Steam and hydraulics generally are considered a “maintenance nightmare” on board Navy ships, particularly aircraft carriers.
     
    Last edited: Aug 28, 2007
  11. Aug 28, 2007 #10

    mgb_phys

    User Avatar
    Science Advisor
    Homework Helper

    We had a grad student who was a navigator on carriers, I asked him why they still used steam catapults instead of something more modern.
    Basically they like simple heavy reliable systems. The carriers were designed to still operate when the entire battle fleet had been hit with multiple H-bombs, so anything that you couldn't repair in the middle of the atlantic with a sledgehammer and a file was out of the question.
    I guess now that is less of a threat - they, like everyone else, want new expensive complicated toys to play with.
    It would be interesting to know what the interference from a 100m long electromagnet capable of throwing a 30ton aircraft at 150mph does to all the other electronics around it!
     
  12. Aug 28, 2007 #11

    russ_watters

    User Avatar

    Staff: Mentor

    Most of the "normal" warships in the navy (frigates, destroyers, cruisers) use direct-drive GTEs with variable pitch props. The frigates use diesel generators for power and the destroyers and cruisers use GTEs.

    GTEs seem to be on the verge of replacing diesels when it comes to small-scale power generation, cogen, etc. for buildings and industry.
     
  13. Aug 28, 2007 #12

    russ_watters

    User Avatar

    Staff: Mentor

    Degaussing already kills computer monitors and tvs on navy ships pretty quickly.
     
  14. Aug 28, 2007 #13

    mgb_phys

    User Avatar
    Science Advisor
    Homework Helper

    Hard to beat for low maintenance long service life - especially the large installations that just use slightly modified aircraft engines. As I said in the other thread https://www.physicsforums.com/showthread.php?t=182038 the main modification for a RR Trent is to make sure it is VERY securely bolted down.
    I think some of the cruise ships actually use this engine for aux power and diesels for the electrical propulsion generation.

    ps They still degauss the hulls for protection from magnetic mines? I would have thought that with sensitive solid state magnetometers you could detect a ship how ever well it was degaused. The devices we use have to be tested/calibrated in the middle of a field in a wooden shed with copper nails.
     
  15. Aug 28, 2007 #14
    1. What is a GTE?

    2. Does it use steam?
     
  16. Aug 28, 2007 #15

    russ_watters

    User Avatar

    Staff: Mentor

    Gas Turbine Engine. AKA a jet engine. The engine the Navy uses (GE LM2500) is from the same family as what powers the DC-10.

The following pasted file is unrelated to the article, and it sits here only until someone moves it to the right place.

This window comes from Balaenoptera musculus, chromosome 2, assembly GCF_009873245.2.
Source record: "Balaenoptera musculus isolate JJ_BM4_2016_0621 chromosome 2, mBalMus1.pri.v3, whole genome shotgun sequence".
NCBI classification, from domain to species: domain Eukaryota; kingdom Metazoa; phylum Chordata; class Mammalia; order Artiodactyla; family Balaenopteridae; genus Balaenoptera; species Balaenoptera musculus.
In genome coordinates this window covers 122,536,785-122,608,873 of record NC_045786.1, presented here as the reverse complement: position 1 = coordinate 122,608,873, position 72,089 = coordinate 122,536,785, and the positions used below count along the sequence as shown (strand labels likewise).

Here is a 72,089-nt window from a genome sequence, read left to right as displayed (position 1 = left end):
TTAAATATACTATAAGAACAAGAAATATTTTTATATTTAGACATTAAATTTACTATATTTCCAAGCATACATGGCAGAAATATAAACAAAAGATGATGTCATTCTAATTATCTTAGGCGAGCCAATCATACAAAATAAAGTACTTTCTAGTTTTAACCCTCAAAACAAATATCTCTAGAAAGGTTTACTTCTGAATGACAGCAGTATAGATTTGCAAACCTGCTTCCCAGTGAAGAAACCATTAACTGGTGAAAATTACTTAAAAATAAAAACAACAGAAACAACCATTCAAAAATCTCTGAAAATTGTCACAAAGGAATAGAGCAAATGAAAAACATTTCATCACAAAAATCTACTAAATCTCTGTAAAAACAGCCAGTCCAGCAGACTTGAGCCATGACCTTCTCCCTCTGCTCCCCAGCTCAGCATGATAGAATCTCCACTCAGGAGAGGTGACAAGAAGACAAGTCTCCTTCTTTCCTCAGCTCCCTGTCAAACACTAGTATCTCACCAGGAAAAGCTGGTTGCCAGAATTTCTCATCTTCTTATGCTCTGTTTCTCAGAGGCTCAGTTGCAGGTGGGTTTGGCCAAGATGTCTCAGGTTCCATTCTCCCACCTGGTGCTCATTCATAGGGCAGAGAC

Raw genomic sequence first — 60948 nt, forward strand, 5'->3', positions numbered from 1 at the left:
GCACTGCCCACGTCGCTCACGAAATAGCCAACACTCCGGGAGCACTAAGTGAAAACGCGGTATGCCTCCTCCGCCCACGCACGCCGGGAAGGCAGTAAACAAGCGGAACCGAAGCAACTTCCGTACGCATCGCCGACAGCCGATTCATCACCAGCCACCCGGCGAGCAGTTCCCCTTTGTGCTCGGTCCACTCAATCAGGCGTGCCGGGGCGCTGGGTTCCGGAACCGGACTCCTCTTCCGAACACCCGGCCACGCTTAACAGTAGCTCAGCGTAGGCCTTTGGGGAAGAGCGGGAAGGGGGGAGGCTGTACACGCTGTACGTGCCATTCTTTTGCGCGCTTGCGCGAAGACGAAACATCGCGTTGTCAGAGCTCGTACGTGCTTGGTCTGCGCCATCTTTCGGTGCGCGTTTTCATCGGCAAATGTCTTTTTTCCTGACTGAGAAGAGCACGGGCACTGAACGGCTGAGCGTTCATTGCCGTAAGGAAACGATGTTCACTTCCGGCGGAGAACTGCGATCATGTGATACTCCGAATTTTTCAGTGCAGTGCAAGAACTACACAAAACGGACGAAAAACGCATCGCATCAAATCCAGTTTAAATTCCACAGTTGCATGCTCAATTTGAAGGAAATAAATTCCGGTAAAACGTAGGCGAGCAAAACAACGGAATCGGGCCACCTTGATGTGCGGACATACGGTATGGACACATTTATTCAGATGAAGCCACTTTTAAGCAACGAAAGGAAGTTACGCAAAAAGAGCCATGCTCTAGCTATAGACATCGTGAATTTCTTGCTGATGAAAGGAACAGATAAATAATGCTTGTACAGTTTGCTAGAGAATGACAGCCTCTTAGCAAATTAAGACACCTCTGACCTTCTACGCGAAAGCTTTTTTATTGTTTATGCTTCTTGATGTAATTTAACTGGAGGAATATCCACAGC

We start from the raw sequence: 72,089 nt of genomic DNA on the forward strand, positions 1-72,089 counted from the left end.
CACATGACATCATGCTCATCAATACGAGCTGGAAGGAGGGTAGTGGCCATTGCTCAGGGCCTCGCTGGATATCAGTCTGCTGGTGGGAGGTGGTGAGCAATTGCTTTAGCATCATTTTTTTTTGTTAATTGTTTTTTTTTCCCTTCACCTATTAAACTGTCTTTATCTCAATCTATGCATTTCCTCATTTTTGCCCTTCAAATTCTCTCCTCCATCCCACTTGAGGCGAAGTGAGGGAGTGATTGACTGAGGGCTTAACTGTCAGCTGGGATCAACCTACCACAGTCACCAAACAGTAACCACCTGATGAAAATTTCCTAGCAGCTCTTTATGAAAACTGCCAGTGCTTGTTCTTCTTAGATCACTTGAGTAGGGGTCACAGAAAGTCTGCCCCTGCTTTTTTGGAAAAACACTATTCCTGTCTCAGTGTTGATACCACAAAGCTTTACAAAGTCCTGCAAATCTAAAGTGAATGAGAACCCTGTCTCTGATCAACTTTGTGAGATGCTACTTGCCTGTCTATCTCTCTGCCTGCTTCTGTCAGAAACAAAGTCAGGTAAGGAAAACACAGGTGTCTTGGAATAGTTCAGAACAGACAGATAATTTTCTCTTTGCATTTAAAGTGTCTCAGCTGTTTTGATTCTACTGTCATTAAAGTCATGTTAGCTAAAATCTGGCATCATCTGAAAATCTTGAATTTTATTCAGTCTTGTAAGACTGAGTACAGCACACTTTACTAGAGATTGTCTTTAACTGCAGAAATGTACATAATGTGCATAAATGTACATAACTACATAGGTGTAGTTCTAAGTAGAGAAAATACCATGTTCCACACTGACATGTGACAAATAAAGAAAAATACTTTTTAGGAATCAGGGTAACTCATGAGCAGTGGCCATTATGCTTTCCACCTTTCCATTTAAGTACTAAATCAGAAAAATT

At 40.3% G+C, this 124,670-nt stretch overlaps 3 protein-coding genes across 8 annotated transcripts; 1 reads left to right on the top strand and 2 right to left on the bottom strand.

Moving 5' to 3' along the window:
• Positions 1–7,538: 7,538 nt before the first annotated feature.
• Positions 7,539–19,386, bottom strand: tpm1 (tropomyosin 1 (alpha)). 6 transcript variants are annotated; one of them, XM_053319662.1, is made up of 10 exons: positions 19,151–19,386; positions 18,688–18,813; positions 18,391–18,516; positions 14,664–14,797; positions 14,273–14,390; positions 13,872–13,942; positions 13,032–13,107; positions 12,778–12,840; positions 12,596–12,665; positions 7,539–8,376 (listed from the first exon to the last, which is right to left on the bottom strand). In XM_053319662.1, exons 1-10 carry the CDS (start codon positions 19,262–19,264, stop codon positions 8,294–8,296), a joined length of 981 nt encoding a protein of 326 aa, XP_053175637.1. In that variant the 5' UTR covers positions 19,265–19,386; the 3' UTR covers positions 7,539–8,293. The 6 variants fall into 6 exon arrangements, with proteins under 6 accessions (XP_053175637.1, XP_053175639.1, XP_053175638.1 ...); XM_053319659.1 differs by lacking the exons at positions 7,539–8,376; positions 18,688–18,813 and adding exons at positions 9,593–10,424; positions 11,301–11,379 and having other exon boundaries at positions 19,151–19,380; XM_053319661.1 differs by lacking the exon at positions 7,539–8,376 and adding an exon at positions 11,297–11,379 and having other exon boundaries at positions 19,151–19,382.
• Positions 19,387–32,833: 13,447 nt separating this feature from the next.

Last edited: Aug 28, 2007
  17. Aug 28, 2007 #16

    Astronuc

    User Avatar

    Staff: Mentor

    Back in the old days -

    ALCO and EMD (subsidiary of GM) were the major suppliers of diesel locomotives. GE became the third major supplier, and supplied ALCO with motors and generators, until ALCO went out of business.

    Anyway EMD favored 2-stroke, while ALCO and GE favored 4-stroke. ALCO and GE units 'smoked' a lot.

    http://www.sdrm.org/roster/diesel/alco/index.html - 244 and 251's were standard
    http://alcoworld.railfan.net/alco_eng.htm - IIRC, the 244 came out in 1944 and the 251 in 1951.

    http://www.sdrm.org/roster/diesel/emd/index.html - 567 was standard until replaced by 645, then the 710.

    Fairbanks Morse was another supplier of railroad diesels, but gave up early. They concentrated on marine diesels.
    http://www.fairbanksmorse.com/marine_power.php

    Detroit Diesel favored 2-stroke and Cummins 4-stroke.

    Cat got into the RR diesel engine late - as replacement power. IIRC, they used 4-stroke for large diesels.
     
  18. Aug 28, 2007 #17

    AlephZero

    User Avatar
    Science Advisor
    Homework Helper

    And various R-R marine gas turbines as well.

    "AG9140 generator sets power all US Navy DDG51 destroyers ... The MT30 has been selected to power the engineering development model for the US Navy's DD(X) future surface combatant, [and] the Lockheed Martin Littoral Combat Ship ..."

    http://www.rolls-royce.com/marine/downloads/market/naval_range.pdf

    The MT30 is a marine version of the Trent.

    It's a bit ironic that the USN are happy with non-US, engines but they won't let UK engineers on the ships to install them because we are "aliens". Did somebody just say "special relationship"?
     
  19. Aug 29, 2007 #18
    I'm having a hard time thinking of thirsty gas turbines engines as efficient for anything. Light weight and powerful, yes. However you have to lug all the fuel around and fuel costs money.

    These 40,000 hp applications are out of scale with my nomal frame of reference (automobile engines). What hybrid system would be best for something 1/10 as powerful and which may not be operating 24 hours a day seven days a week?
     
  20. Aug 29, 2007 #19

    mgb_phys

    User Avatar
    Science Advisor
    Homework Helper

    4000Hp is still pretty large (railway locomotive or small ship) for that you would use a two stroke turbo diesel. For auto applications 40-200Hp a small automotive turbo diesel.
     
  21. Aug 30, 2007 #20
    Thank you, this is more or less what I first thought, just wanted some new ideas to kick around and consider.
     
    Last edited: Aug 30, 2007
Know someone interested in this topic? Share this thread via Reddit, Google+, Twitter, or Facebook

Have something to add?



Similar Discussions: Diesel to electric conversion
Loading...